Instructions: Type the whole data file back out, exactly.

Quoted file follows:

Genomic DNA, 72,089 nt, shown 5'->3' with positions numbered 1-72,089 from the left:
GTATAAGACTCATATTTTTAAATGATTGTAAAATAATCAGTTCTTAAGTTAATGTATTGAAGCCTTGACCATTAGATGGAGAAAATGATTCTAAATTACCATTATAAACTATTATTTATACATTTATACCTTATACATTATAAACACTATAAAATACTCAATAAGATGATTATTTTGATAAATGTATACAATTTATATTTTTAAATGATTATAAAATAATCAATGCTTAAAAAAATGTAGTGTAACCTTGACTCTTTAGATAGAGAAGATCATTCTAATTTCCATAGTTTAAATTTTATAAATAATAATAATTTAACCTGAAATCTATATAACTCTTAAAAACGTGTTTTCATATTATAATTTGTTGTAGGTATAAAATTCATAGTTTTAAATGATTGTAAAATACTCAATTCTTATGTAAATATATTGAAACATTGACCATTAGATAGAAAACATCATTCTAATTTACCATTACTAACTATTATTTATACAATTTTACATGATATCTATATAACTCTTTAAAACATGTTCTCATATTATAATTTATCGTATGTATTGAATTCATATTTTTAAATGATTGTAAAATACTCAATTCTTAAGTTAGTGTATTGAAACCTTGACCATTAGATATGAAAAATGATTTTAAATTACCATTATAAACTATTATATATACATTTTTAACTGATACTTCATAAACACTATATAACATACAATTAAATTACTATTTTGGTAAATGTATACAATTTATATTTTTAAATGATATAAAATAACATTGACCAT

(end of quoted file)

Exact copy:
Genomic DNA, 72,089 nt, shown 5'->3' with positions numbered 1-72,089 from the left:
GTATAAGACTCATATTTTTAAATGATTGTAAAATAATCAGTTCTTAAGTTAATGTATTGAAGCCTTGACCATTAGATGGAGAAAATGATTCTAAATTACCATTATAAACTATTATTTATACATTTATACCTTATACATTATAAACACTATAAAATACTCAATAAGATGATTATTTTGATAAATGTATACAATTTATATTTTTAAATGATTATAAAATAATCAATGCTTAAAAAAATGTAGTGTAACCTTGACTCTTTAGATAGAGAAGATCATTCTAATTTCCATAGTTTAAATTTTATAAATAATAATAATTTAACCTGAAATCTATATAACTCTTAAAAACGTGTTTTCATATTATAATTTGTTGTAGGTATAAAATTCATAGTTTTAAATGATTGTAAAATACTCAATTCTTATGTAAATATATTGAAACATTGACCATTAGATAGAAAACATCATTCTAATTTACCATTACTAACTATTATTTATACAATTTTACATGATATCTATATAACTCTTTAAAACATGTTCTCATATTATAATTTATCGTATGTATTGAATTCATATTTTTAAATGATTGTAAAATACTCAATTCTTAAGTTAGTGTATTGAAACCTTGACCATTAGATATGAAAAATGATTTTAAATTACCATTATAAACTATTATATATACATTTTTAACTGATACTTCATAAACACTATATAACATACAATTAAATTACTATTTTGGTAAATGTATACAATTTATATTTTTAAATGATATAAAATAACATTGACCAT